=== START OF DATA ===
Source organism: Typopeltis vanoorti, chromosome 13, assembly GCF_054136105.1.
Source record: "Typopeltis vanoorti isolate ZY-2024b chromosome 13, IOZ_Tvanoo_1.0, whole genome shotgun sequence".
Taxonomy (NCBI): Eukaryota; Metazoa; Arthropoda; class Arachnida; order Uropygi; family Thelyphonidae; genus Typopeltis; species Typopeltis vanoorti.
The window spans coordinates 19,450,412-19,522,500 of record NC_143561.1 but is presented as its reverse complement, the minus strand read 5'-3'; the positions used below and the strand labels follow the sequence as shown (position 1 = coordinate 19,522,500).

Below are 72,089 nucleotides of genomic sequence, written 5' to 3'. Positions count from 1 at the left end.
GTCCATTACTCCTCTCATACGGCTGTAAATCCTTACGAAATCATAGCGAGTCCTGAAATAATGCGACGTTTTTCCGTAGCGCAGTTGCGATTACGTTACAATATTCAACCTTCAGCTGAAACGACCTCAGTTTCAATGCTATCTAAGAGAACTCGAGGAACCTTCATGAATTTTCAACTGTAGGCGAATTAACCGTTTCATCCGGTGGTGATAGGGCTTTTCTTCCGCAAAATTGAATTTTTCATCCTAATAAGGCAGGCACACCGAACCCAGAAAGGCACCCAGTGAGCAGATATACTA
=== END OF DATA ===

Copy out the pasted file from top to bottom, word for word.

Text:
Source organism: Typopeltis vanoorti, chromosome 13, assembly GCF_054136105.1.
Source record: "Typopeltis vanoorti isolate ZY-2024b chromosome 13, IOZ_Tvanoo_1.0, whole genome shotgun sequence".
Taxonomy (NCBI): Eukaryota; Metazoa; Arthropoda; class Arachnida; order Uropygi; family Thelyphonidae; genus Typopeltis; species Typopeltis vanoorti.
The window spans coordinates 19,450,412-19,522,500 of record NC_143561.1 but is presented as its reverse complement, the minus strand read 5'-3'; the positions used below and the strand labels follow the sequence as shown (position 1 = coordinate 19,522,500).

Below are 72,089 nucleotides of genomic sequence, written 5' to 3'. Positions count from 1 at the left end.
GTCCATTACTCCTCTCATACGGCTGTAAATCCTTACGAAATCATAGCGAGTCCTGAAATAATGCGACGTTTTTCCGTAGCGCAGTTGCGATTACGTTACAATATTCAACCTTCAGCTGAAACGACCTCAGTTTCAATGCTATCTAAGAGAACTCGAGGAACCTTCATGAATTTTCAACTGTAGGCGAATTAACCGTTTCATCCGGTGGTGATAGGGCTTTTCTTCCGCAAAATTGAATTTTTCATCCTAATAAGGCAGGCACACCGAACCCAGAAAGGCACCCAGTGAGCAGATATACTA